Â everybody's likely to hear it. If it's not important enough, then it may not spread.

Â So here's what's really interesting. Let's go back and think about

Â information percolation. You might think: Here's the value of a piece of

Â information. Here's how juicy a piece of gossip is. And here's, sort of,

Â how many people hear. So here's the number of people here. Now you might think, well,

Â that should be linear. The more valuable the information, the more juicy the

Â gossip, the more people should hear. But if you actually construct a network model

Â that looks something like this, and assume that there's some probability of

Â people telling people across links, what you're likely to get is something that

Â maybe has a bit of a tip, right? That nothing happens if it's not very juicy or

Â the value of information is pretty low, it doesn't spread. But then once it gets

Â above some critical threshold like right here, it takes off and people are, almost

Â everybody's likely to hear. And so this says that we should expect the

Â distribution of information, the distribution of rumors, not to be, sort

Â of, varied in a linear way with how interesting information or how valuable it

Â is, but instead to possibly have this kink, to possibly have this tipping point

Â and the reason why is because information spreads through networks, and

Â because it spreads through networks, you get this same kind of percolation

Â phenomenon. Okay, so, interestingly, we took this percolation model from physics,

Â we saw how it gave us insight into forest fires, and here it gives us insight into

Â possibly how information, you know, spreads through a system, you know,

Â spreads through a graph. Okay, let's have just a little bit of fun here, let's

Â really take the shackles off. We've got this model and we've got this

Â model about sort of percolation from one thing to another. Well, we can

Â apply this to the following idea: that sometimes problems in mathematics, or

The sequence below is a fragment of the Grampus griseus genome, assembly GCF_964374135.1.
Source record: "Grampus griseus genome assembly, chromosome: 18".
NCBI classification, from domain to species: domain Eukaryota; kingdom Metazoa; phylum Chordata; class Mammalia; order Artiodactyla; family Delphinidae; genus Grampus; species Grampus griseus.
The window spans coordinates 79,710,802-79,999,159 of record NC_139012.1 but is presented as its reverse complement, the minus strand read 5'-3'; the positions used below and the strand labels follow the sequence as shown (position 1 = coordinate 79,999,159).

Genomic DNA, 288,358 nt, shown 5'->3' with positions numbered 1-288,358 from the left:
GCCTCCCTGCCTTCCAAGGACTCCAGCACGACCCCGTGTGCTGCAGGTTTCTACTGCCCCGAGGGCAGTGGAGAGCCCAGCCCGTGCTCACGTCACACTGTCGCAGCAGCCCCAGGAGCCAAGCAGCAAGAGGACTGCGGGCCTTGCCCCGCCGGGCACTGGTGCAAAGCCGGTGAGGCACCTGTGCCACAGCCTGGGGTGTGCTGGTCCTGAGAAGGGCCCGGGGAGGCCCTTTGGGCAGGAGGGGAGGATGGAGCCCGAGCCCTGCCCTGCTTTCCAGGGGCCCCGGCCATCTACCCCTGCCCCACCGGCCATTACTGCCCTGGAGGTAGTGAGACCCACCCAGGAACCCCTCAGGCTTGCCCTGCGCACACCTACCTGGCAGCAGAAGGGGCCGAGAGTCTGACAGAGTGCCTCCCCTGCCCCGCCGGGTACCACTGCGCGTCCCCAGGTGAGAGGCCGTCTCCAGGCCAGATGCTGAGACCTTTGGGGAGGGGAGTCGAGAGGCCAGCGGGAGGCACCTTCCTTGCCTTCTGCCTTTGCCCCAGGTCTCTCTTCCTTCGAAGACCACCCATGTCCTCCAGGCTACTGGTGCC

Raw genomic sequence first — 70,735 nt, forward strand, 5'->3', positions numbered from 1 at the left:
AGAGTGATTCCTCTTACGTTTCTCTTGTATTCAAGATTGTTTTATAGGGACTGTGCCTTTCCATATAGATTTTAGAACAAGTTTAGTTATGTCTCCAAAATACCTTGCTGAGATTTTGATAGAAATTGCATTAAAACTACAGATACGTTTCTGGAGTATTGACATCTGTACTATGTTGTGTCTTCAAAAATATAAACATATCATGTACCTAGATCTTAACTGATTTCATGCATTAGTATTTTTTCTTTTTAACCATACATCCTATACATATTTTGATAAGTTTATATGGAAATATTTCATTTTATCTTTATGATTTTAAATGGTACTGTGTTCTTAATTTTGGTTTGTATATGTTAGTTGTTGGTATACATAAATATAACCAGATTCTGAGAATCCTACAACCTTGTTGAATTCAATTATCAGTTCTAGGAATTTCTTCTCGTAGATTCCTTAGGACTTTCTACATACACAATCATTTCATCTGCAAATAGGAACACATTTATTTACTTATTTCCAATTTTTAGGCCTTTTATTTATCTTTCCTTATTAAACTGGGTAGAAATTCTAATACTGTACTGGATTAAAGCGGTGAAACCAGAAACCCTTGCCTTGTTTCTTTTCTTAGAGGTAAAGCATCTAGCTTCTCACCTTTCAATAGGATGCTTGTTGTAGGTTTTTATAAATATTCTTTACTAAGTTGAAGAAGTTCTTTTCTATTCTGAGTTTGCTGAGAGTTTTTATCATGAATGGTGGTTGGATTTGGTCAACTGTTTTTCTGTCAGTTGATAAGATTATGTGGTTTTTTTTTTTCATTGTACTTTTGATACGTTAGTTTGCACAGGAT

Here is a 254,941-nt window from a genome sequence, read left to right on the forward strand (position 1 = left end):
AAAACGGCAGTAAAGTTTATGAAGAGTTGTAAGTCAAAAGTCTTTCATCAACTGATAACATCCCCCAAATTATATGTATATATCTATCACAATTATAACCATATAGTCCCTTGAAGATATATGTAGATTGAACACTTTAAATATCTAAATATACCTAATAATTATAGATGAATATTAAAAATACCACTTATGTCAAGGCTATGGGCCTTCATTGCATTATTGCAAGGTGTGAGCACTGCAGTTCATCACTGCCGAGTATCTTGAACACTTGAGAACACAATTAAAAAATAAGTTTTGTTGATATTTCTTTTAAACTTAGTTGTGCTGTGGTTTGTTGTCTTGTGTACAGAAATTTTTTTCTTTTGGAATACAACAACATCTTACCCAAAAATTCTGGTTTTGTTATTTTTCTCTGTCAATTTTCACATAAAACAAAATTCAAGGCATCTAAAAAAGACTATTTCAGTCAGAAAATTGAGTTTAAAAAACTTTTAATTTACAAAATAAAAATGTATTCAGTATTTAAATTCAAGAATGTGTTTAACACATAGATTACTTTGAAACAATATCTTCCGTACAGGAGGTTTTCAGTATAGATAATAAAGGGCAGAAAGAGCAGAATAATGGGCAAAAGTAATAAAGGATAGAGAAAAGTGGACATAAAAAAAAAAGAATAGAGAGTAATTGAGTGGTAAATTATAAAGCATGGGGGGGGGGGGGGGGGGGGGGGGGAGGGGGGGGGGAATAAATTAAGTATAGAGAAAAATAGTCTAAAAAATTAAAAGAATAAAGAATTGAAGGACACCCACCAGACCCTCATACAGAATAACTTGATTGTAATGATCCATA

Â problems in engineering, or scientific problems or innovations, people have been

Â working on them for years. And then suddenly a whole bunch of people figure

Â it out at approximately the same time. And this can be a bit of a puzzle.

Â Nobody knows how to make a steam engine, and suddenly everybody's making a steam engine.

Â Everybody's trying to figure out some way to identify

Â DNA and a whole bunch of people -- Crick and Watson found it first, and

Â other people on the heels of finding it, right? Why is it that we see these bursts

Â of scientific activity in a particular area? Why do we see many people come to

Â the same innovations, the same scientific breakthrough at the same time? Well, you

Â could use the percolational model to basically say, well, this could be the

Â logic of it. Think about constructing, let's say, a mathematical proof:

Â oftentimes it is a matter of getting from A to B, to putting together bits of logic.

Â Think about innovation, oftentimes it's not giving all the parts to work. So

Â to have a car you need an engine that works, you need a braking system, you need

Â steering mechanisms and all these parts. As information and knowledge accumulates,

Â we fill in more squares. So initially, we can't get from A to B. But what

Â happens is: Technology. And information. Start filling in squares and then

Â eventually somebody can find a path. So, what's interesting is not

Â only can they find that path. Somebody else can find a path because there's

Â multiple paths because once we get above the threshold that doesn't mean that

Â there's one path, it could be that there's many paths. And so it's at least plausible

Â that a percolation type model might explain why we suddenly see bursts of

Â activity in particular areas as the knowledge base increases, again

Â speculative, but that's what's fun in our models. Once you have a model you can be

Â like, "I wonder if this applies in another setting," and gives us an insight as to

Â why we suddenly see bursts of things like scientific activity. So that's the

Â percolation model, right? Very simple... Checkerboard and you basically just ask:

Â "Can the frog jump from the top to the bottom?" You can use it to understand the

Â percolation of water, you can use it to understand forest fires, you can use it to

Â construct a richer model of bank failure, you can use it to understand how

Â information percolates through a system, through a social system, and you can

Â even speculate on whether this might explain why we see bursts of scientific

Â activity in particular areas, and bursts of innovations. All right. Thanks.

Â